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Caveat Parens
One family's adventures in gender-neutral housing.


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If sharing a bedroom with a student of the opposite sex is not your idea of appropriate college housing for your son or daughter, beware. The college or university to which you have just sent a deposit may have other ideas.

“Poor Maria,” I said to my husband. We were reading the paper at the breakfast table during Christmas week.

“What’s up?” he asked.

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“The University of Chicago has sent a letter to parents announcing that they’ll allow men and women to room together next year — and they won’t necessarily be informing parents about their children’s room arrangements.” My friend Maria has a child at the University of Chicago.

“I thought they were a conservative school,” said my husband.

“Evidently not,” I replied.

It never occurred to me that the parents of Chicago students were lucky to be getting that letter.

A few weeks later, I called my daughter at Stanford to see how her course selection had worked out for the winter quarter. “And how’s the new room?” I asked. She had told us over Christmas break that her current dorm — a “co-op,” where the students cook and clean for themselves — required students to change rooms every quarter.

That’s how it began. And, as I explained to my astounded mother-in-law when the dust had settled, it just got worse and worse.

“She’s sharing a room with one other girl and two boys,” I said.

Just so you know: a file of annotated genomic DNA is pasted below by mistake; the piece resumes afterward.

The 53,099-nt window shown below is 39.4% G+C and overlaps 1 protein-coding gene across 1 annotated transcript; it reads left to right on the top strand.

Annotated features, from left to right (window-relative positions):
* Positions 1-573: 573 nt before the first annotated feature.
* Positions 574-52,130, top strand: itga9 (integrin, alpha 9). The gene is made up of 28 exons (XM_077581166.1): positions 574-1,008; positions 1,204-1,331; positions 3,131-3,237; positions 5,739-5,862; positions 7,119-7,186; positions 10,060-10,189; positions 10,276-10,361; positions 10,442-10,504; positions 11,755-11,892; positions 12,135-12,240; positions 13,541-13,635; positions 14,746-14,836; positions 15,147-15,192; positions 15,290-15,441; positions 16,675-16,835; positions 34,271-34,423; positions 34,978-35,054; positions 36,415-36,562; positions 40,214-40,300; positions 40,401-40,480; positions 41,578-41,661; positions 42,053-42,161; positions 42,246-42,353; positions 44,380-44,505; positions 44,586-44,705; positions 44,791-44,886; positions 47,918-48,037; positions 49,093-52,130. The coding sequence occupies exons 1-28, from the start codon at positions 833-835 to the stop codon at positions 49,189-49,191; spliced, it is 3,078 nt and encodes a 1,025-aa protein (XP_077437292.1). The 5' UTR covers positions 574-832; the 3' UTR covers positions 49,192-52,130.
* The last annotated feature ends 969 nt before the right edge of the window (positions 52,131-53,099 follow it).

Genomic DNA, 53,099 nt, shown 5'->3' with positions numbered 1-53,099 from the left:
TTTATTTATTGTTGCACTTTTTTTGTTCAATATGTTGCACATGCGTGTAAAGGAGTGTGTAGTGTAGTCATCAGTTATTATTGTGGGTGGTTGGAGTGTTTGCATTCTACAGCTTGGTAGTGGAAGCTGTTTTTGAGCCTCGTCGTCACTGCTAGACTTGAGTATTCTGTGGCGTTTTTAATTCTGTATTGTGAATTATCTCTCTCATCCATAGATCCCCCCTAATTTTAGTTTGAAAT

“You mean a suite.”

“No,” I said. “I mean a bedroom.”

My mother-in-law couldn’t believe it.

“But wait,” I said. “It gets worse. She didn’t ask for this room arrangement. She missed the room meeting because she had a friend visiting from the East Coast. She appointed a proxy, and said she wanted a room with no smoking and no sex in the room, but she didn’t ask for a single-sex room.”

“Should she?” asked my mother-in-law.

“Well, apparently. But she says she didn’t think it was necessary.”

“So she asked to get out, right?”

“Wrong. Her dorm had a seven-hour room meeting, and she doesn’t want to upset everyone’s consensus arrangements. Plus, she says it’s no big deal.”

“So where does she get dressed?”

“That’s the same question I asked,” I said. “She says she gets dressed in the bathroom.”

We told her this arrangement was unacceptable to us. She asked around, she later reported, and she couldn’t find anyone willing to swap with her. So she proposed that she sleep on a futon in one of the two or three all-girl rooms in the dorm, and we accepted that proposal. (When I explained this situation to my very liberal, hip, LA sister, she said, “So she’s paying board money for a closet?”)

“Who are the boys?” my mother-in-law asked. “Does she know them?”

“Well, she thinks she knows them,” I said. “She knows them from the dorm, from this year. Knowing how closely related inappropriate sexual behavior and substance abuse are, I asked her if they drink, and she told me that one of them doesn’t drink, but the other one is a ‘happy drunk.’ She thinks that makes her safe.”



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